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Title: Atomistic modeling of the metallic-to-semiconducting phase boundaries in monolayer MoS{sub 2}

Abstract

Recent experimental demonstration on the coexistence of metallic and semiconducting phases in the same monolayer MoS{sub 2} crystal has attracted much attention for its use in ultra-low contact resistance-MoS{sub 2} transistors. However, the electronic structures of the metallic-to-semiconducting phase boundaries, which appear to dictate the carrier injection in such transistors, are not yet well understood. In this letter, interfacing the 2H and 1T′ polytypes appropriately, we first model the “beta” (β) and the “gamma” (γ) phase boundaries, and demonstrate good agreement with experiential results. We then apply first-principles based density functional theory to calculate the electronic structures for those optimized geometries. We further employ non equilibrium Green's function formalism to evaluate the transmission spectra and the local density of states (LDOS) in order to assess the Schottky barrier nature of the phase boundaries. Our study reveals that while the γ boundary yields p-type Schottky barrier, the β boundary leads to the distinct symmetric Schottky barrier with an atomically sharp transition region. This understanding could be useful for designing high performance transistors using phase-engineered MoS{sub 2} crystals.

Authors:
;  [1]
  1. Nano-Scale Device Research Laboratory, Department of Electronic Systems Engineering, Indian Institute of Science (IISc) Bangalore, Bangalore 560012 (India)
Publication Date:
OSTI Identifier:
22590825
Resource Type:
Journal Article
Resource Relation:
Journal Name: Applied Physics Letters; Journal Volume: 108; Journal Issue: 25; Other Information: (c) 2016 Author(s); Country of input: International Atomic Energy Agency (IAEA)
Country of Publication:
United States
Language:
English
Subject:
71 CLASSICAL AND QUANTUM MECHANICS, GENERAL PHYSICS; CRYSTALS; DENSITY; DENSITY FUNCTIONAL METHOD; DENSITY OF STATES; ELECTRONIC STRUCTURE; EQUILIBRIUM; MOLYBDENUM SULFIDES; SIMULATION; SPECTRA; SYMMETRY; TRANSISTORS

Citation Formats

Saha, Dipankar, E-mail: dipsah-etc@yahoo.co.in, and Mahapatra, Santanu, E-mail: santanu@dese.iisc.ernet.in. Atomistic modeling of the metallic-to-semiconducting phase boundaries in monolayer MoS{sub 2}. United States: N. p., 2016. Web. doi:10.1063/1.4954257.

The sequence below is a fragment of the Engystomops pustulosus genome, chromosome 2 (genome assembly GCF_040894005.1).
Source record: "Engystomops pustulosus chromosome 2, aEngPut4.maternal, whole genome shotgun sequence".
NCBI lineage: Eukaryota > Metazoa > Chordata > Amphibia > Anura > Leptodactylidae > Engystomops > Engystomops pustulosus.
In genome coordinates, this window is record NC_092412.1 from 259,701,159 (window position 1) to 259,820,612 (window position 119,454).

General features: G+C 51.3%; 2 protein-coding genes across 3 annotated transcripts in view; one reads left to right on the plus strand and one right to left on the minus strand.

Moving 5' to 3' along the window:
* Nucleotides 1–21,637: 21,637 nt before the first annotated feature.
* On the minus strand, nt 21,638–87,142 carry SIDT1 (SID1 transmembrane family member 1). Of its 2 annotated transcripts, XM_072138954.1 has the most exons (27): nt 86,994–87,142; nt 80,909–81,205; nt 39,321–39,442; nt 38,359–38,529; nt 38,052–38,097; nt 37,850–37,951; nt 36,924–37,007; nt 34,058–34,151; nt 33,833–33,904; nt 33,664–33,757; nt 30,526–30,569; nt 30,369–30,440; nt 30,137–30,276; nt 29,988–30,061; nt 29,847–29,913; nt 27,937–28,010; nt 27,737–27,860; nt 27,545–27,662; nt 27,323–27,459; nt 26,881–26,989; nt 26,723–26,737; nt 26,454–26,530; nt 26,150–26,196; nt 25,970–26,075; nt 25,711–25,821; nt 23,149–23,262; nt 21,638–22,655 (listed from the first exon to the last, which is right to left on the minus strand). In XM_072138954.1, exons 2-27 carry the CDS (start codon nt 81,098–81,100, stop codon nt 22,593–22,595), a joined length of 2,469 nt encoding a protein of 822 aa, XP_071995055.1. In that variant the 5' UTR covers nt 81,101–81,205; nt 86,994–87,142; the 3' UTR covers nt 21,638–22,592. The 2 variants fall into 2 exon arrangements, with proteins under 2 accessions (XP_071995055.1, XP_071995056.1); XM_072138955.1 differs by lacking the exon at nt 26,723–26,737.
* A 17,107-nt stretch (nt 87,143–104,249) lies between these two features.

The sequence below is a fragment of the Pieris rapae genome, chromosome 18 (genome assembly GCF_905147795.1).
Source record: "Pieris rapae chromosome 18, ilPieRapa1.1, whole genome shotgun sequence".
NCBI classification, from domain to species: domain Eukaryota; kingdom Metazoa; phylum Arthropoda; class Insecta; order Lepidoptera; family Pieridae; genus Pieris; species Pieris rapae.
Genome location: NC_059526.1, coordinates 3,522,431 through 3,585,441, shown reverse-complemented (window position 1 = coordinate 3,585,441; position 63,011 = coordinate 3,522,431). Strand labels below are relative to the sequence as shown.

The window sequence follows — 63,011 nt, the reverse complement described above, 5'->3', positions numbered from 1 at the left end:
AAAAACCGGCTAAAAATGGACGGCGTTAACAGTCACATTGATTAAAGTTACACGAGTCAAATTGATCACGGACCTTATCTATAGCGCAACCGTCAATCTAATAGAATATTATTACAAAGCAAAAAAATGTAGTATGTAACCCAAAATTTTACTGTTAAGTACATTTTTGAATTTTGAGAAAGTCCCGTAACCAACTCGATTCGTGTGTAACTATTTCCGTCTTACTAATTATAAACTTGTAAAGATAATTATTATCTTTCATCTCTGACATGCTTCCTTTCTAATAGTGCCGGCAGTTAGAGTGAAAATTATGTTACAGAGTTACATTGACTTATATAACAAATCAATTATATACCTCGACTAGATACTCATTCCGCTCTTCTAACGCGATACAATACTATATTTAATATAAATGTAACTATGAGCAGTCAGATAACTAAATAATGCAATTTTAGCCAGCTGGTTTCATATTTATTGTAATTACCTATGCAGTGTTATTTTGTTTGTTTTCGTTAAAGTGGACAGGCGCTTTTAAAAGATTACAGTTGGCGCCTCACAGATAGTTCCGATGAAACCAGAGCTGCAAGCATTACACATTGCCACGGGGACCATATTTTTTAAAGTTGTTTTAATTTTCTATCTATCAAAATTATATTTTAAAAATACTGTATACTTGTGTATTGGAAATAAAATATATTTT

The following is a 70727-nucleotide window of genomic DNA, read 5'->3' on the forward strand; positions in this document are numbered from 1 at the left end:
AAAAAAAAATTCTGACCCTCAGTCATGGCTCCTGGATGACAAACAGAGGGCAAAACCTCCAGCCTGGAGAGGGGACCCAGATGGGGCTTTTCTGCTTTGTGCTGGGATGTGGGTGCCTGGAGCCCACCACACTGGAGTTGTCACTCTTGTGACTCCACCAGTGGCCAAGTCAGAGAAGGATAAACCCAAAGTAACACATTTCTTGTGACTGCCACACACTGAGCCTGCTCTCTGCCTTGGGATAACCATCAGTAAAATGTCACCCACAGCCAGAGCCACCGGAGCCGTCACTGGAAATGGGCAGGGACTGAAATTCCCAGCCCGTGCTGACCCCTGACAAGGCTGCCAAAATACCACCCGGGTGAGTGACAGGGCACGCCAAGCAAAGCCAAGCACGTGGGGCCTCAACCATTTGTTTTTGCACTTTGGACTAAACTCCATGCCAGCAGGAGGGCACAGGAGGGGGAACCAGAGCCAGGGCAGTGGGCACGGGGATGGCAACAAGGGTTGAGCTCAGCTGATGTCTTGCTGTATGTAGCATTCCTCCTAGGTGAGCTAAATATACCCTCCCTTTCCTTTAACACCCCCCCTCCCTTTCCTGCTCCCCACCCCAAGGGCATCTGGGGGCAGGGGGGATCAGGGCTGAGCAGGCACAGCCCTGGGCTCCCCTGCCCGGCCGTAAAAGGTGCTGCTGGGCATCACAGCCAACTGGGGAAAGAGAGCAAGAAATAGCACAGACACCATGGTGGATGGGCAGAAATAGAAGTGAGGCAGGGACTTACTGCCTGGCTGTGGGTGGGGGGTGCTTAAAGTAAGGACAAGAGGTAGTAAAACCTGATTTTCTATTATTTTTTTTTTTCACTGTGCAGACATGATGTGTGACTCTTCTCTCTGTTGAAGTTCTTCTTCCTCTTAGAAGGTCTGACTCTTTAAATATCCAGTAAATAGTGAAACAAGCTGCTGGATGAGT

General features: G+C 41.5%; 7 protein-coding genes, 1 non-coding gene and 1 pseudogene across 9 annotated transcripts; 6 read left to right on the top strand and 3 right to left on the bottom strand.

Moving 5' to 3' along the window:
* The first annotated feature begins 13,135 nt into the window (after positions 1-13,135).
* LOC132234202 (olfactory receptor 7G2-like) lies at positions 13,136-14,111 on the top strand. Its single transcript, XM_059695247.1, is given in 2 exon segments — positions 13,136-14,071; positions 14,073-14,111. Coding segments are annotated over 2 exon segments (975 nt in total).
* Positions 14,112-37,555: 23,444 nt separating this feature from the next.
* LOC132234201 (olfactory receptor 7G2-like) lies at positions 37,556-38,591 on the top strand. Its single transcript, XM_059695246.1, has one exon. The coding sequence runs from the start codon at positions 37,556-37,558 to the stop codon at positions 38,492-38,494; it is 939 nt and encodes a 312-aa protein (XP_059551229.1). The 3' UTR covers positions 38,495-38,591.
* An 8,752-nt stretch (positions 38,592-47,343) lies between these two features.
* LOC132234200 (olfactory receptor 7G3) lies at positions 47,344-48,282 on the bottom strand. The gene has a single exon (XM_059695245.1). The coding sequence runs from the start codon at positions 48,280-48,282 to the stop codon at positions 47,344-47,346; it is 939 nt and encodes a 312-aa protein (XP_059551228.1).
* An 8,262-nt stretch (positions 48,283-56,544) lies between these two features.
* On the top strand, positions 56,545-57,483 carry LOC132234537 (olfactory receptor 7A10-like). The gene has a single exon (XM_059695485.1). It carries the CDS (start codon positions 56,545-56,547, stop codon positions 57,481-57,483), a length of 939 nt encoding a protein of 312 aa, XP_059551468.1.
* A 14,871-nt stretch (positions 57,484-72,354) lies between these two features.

Saha, Dipankar, E-mail: dipsah-etc@yahoo.co.in, & Mahapatra, Santanu, E-mail: santanu@dese.iisc.ernet.in. Atomistic modeling of the metallic-to-semiconducting phase boundaries in monolayer MoS{sub 2}. United States. doi:10.1063/1.4954257.
Saha, Dipankar, E-mail: dipsah-etc@yahoo.co.in, and Mahapatra, Santanu, E-mail: santanu@dese.iisc.ernet.in. 2016. "Atomistic modeling of the metallic-to-semiconducting phase boundaries in monolayer MoS{sub 2}". United States. doi:10.1063/1.4954257.
@article{osti_22590825,
title = {Atomistic modeling of the metallic-to-semiconducting phase boundaries in monolayer MoS{sub 2}},
author = {Saha, Dipankar, E-mail: dipsah-etc@yahoo.co.in and Mahapatra, Santanu, E-mail: santanu@dese.iisc.ernet.in},
abstractNote = {Recent experimental demonstration on the coexistence of metallic and semiconducting phases in the same monolayer MoS{sub 2} crystal has attracted much attention for its use in ultra-low contact resistance-MoS{sub 2} transistors. However, the electronic structures of the metallic-to-semiconducting phase boundaries, which appear to dictate the carrier injection in such transistors, are not yet well understood. In this letter, interfacing the 2H and 1T′ polytypes appropriately, we first model the “beta” (β) and the “gamma” (γ) phase boundaries, and demonstrate good agreement with experiential results. We then apply first-principles based density functional theory to calculate the electronic structures for those optimized geometries. We further employ non equilibrium Green's function formalism to evaluate the transmission spectra and the local density of states (LDOS) in order to assess the Schottky barrier nature of the phase boundaries. Our study reveals that while the γ boundary yields p-type Schottky barrier, the β boundary leads to the distinct symmetric Schottky barrier with an atomically sharp transition region. This understanding could be useful for designing high performance transistors using phase-engineered MoS{sub 2} crystals.},
doi = {10.1063/1.4954257},
journal = {Applied Physics Letters},
number = 25,
volume = 108,
place = {United States},
year = 2016,
month = 6
}
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